creatively but White maintains a firm grip on the position.} Qxc3 34. Rxc3 c6 (
34... b6 $6 {isn't going to help since White breaks through with} 35. b4 $1)
35. dxc6 bxc6 36. Re3 Bg4 37. e7 Rg6 {It seems that White is getting close but
the future course of the game suggests that he should look for improvement
right here.} 38. Rc2 {This wins a pawn but allows the opponent to get rid of
an annoying nail on e7.} ({The following regrouping deserves serious attention:
} 38. Rf4 $5 Bd7 39. Bf1 Kg7 40. Bc4 Rf6 41. Rfe4 {and it feels like Black is
on the ropes.}) 38... Kf7 39. Rxc5 Rxe7 40. Rxe7+ Kxe7 41. Bxc6 Kd6 42. Rc3 {
During the game it looked like White was going to convert his advantage into a
full point but Black somehow managed to hold.} Rg5 43. Be4 Ra5 44. Rc2 h5 45.
Kf2 Bd7 46. Rd2+ Kc7 47. Bd5 Rc5 48. Ke3 Rc1 49. Bf3 Be8 50. Kf4 Rf1 51. Rc2+
Kd6 52. Rc3 Rf2 53. a3 a5 54. Kg5 Rh2 55. Rc8 ({Perhaps,} 55. Rd3+ Ke7 56. Re3+
{is a better try.}) 55... Bd7 56. Ra8 a4 57. bxa4 Ra2 58. Ra6+ (58. Bxh5 Rxa3
59. g4 Rxa4 60. Rxa4 Bxa4 {is a tablebase draw.}) 58... Ke7 59. a5 Rxa3 60. Kf4
Ra4+ 61. Be4 Bb5 {Now Black can breathe a sigh of relief.} 62. Ra7+ Kd6 63. Ke3
Ra3+ 64. Kf4 Ra4 65. Ke3 Ra3+ 66. Kd4 Ra4+ 67. Ke3 1/2-1/2
[Event "10th Edmonton International Open"]
[Site "Edmonton"]
[Date "2015.06.28"]
[Round "5.1"]
[White "Fellah, Mohamad"]
[Black "Briones, Dante"]
[Result "0-1"]
[ECO "C18"]
[WhiteElo "1793"]
[BlackElo "1990"]
[PlyCount "134"]
[EventDate "2015.06.26"]
[EventType "swiss"]
[EventRounds "5"]
[EventCountry "CAN"]
1. e4 e6 2. d4 d5 3. Nc3 Bb4 4. e5 c5 5. a3 Ba5 6. b4 cxd4 7. Nb5 Bc7 8. f4 Nc6
9. Qg4 Kf8 10. Nf3 a5 11. Rb1 axb4 12. axb4 g6 13. Bd3 Kg7 14. O-O Ra4 15.
Nfxd4 Nxd4 16. Nxd4 Nh6 17. Qh3 Nf5 18. Bxf5 exf5 19. Qb3 Ra8 20. Be3 Bb6 21.
Rfd1 Bxd4 22. Bxd4 Be6 23. Bc5 b5 24. Qh3 h5 25. Ra1 Qd7 26. Qh4 Rhe8 27. Rxa8
Rxa8 28. Be7 Ra2 29. h3 Rxc2 30. Ra1 Qb7 31. Qf6+ Kg8 32. Bf8 Kxf8 33. Qd8+ Kg7
34. Ra8 Qxa8 35. Qxa8 d4 36. Qd8 Rd2 37. Kh2 d3 38. Kg3 Bc4 39. Qf6+ Kh7 40. e6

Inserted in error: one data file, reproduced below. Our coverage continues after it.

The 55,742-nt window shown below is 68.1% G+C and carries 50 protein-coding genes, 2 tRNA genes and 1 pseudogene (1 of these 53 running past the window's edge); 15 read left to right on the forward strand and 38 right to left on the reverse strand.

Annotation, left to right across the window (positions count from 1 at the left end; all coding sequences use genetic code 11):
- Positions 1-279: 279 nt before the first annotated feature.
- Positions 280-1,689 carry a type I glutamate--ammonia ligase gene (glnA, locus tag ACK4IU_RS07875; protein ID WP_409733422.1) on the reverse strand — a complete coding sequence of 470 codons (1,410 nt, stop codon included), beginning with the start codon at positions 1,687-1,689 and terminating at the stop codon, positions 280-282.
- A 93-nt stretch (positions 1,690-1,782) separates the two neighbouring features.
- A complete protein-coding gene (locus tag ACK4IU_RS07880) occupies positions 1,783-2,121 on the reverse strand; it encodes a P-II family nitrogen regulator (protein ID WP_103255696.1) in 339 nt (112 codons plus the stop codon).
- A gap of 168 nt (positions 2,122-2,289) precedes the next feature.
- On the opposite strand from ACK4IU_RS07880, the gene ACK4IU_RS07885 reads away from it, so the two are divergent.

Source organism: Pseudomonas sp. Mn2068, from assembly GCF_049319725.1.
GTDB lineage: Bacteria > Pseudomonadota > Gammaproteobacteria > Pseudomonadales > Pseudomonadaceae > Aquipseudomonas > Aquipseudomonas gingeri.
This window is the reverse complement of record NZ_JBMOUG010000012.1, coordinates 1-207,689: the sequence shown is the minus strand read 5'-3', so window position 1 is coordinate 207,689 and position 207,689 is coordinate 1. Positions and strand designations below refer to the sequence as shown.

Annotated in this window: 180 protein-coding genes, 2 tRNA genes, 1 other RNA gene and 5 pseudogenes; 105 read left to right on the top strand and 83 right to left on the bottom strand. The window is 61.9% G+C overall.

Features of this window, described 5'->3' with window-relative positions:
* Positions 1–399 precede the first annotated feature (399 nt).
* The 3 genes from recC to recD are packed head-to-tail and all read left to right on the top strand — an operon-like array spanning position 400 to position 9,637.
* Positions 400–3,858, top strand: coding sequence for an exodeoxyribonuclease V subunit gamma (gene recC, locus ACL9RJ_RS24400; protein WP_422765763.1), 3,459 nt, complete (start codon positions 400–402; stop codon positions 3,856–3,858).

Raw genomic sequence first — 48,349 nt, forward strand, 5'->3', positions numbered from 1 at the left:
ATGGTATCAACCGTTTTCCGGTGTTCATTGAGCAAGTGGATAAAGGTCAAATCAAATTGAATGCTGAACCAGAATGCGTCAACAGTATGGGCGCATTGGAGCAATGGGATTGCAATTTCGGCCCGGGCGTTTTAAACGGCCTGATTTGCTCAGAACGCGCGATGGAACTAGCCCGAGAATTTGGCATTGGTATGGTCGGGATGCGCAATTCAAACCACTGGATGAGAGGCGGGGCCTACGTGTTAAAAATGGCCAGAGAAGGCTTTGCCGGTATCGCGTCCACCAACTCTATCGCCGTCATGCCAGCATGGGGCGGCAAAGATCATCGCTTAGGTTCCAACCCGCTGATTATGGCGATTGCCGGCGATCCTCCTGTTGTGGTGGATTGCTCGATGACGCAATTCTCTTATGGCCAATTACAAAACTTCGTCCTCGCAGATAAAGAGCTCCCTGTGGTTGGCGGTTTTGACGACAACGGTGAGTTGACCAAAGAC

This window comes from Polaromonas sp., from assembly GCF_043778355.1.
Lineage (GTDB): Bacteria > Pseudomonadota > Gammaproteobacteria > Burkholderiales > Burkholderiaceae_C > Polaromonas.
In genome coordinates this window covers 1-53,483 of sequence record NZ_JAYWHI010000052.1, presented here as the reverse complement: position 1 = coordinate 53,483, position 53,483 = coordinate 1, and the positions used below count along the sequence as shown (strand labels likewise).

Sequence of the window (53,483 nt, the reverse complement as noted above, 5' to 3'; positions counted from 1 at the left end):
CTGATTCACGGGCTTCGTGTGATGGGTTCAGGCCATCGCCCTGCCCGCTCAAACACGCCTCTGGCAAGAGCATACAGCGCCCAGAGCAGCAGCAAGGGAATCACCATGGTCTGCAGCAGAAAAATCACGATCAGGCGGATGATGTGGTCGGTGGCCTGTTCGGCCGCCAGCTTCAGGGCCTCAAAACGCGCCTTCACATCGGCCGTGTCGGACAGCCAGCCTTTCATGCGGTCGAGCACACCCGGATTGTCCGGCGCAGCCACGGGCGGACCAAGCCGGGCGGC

Bxe6 41. Qc3 Rd1 42. Kh4 Bc4 43. Kg5 Rb1 44. Kf6 Rf1 45. Qd4 Re1 46. Qd8 Re6+
47. Kg5 Kg7 48. g4 fxg4 49. hxg4 hxg4 50. Kxg4 Re2 51. f5 gxf5+ 52. Kxf5 Re6
53. Qd4+ Kh7 54. Kg5 Rg6+ 55. Kf4 Re6 56. Kg5 f6+ 57. Kf5 Kg7 58. Qd7+ Kf8 59.
Qd4 Kf7 60. Kf4 Re7 {The game featured a number of twists and turns finally
reaching a position that is objectively drawn. Due to an exposed position of
his king Black can't make real progress. It seems, however, that White was
still playing for a win not taking into account the changed circumstances.} 61.
Kf5 $4 {A terrible blunder that cost White his tournament.} ({Instead, after a
normal waiting move like} 61. Qd6 {a handshake is in order.}) 61... Be6+ $1 62.
Kf4 Rd7 $1 {This regrouping is decisive.} 63. Qg1 d2 64. Qd1 Ke7 65. Kg3 Bb3
66. Qe2+ Kd8 67. Qxb5 d1=Q 0-1
[Event "2015 Fort McMurray Open"]
[Site "Fort McMurray"]
[Date "2015.07.04"]
[Round "2.1"]
[White "Pechenkin, Vladimir"]
[Black "Abad, Arden Troy G."]
[Result "1-0"]
[ECO "A29"]
[WhiteElo "2385"]
[BlackElo "1788"]
[PlyCount "57"]
[EventDate "2015.07.04"]
[EventType "swiss"]
[EventRounds "5"]
[EventCountry "CAN"]
1. c4 e5 2. g3 Nf6 3. Bg2 d5 4. cxd5 Nxd5 5. Nc3 Nb6 6. Nf3 Nc6 7. O-O Be7 8.
a3 Be6 9. b4 O-O 10. Rb1 a6 11. d3 f6 12. Bb2 Kh8 13. Qc2 Qd7 14. Ne4 Bh3 15.
Nc5 Bxc5 16. bxc5 Nd5 17. Rfd1 Bxg2 18. Kxg2 Qg4 19. Bc1 Rab8 20. h3 Qe6 21. e4
Nde7 22. d4 exd4 23. Nxd4 Nxd4 24. Rxd4 Nc6 25. Rd5 Ne7 26. Rd1 f5 27. Re1 {So
far the game has developed normally. White has pressure on the queenside and
intends to increase it by putting the bishop on f4. Black seeks his chances on
the kingside.} Nd5 $2 {This looks like a creative way to prevent Bf4 as White
can't take the knight. Or can he?} 28. exd5 $3 {It turns out that the capture
is not only possible but also ends the game immediately.} Qxe1 29. Be3 ({Black
resigned in view of the following line:} 29. Be3 Qa5 30. Bd2 Qxa3 31. Bb4 {and
the queen is trapped.}) 1-0
[Event "2015 Fort McMurray Open"]
[Site "Fort McMurray"]
[Date "2015.07.05"]
[Round "4.1"]
[White "Pechenkin, Vladimir"]
[Black "Gardner, Robert"]
[Result "1-0"]
[ECO "A25"]
[WhiteElo "2385"]
[BlackElo "2220"]
[PlyCount "89"]
[EventDate "2015.07.04"]
[EventType "swiss"]
[EventRounds "5"]
[EventCountry "CAN"]
1. c4 e5 2. g3 Nc6 3. Nc3 g6 4. Bg2 Bg7 5. d3 Nge7 6. e3 d6 7. Nge2 Be6 8. Nd5
Qd7 9. Nec3 Nd8 10. Nxe7 Qxe7 11. Bd2 {White's setup is not very impressive
but the position remains about equal.} c6 12. b4 O-O 13. Rc1 f5 14. O-O g5 15.
f4 e4 $2 {The complications initiated by this break work in White's favor as
Ra8 and Nd8 are too far from action.} 16. dxe4 Bxc4 17. Re1 fxe4 18. Nxe4 d5
19. Nxg5 h6 20. Nf3 Bxa2 21. Qc2 Bc4 22. e4 {The game is going to open up, and
White's pieces are simply better prepared for that. Black's position is
critical.} Qf7 23. exd5 Bxd5 24. Ne5 Qe6 $2 (24... Bxe5 25. Rxe5 Bxg2 26. Kxg2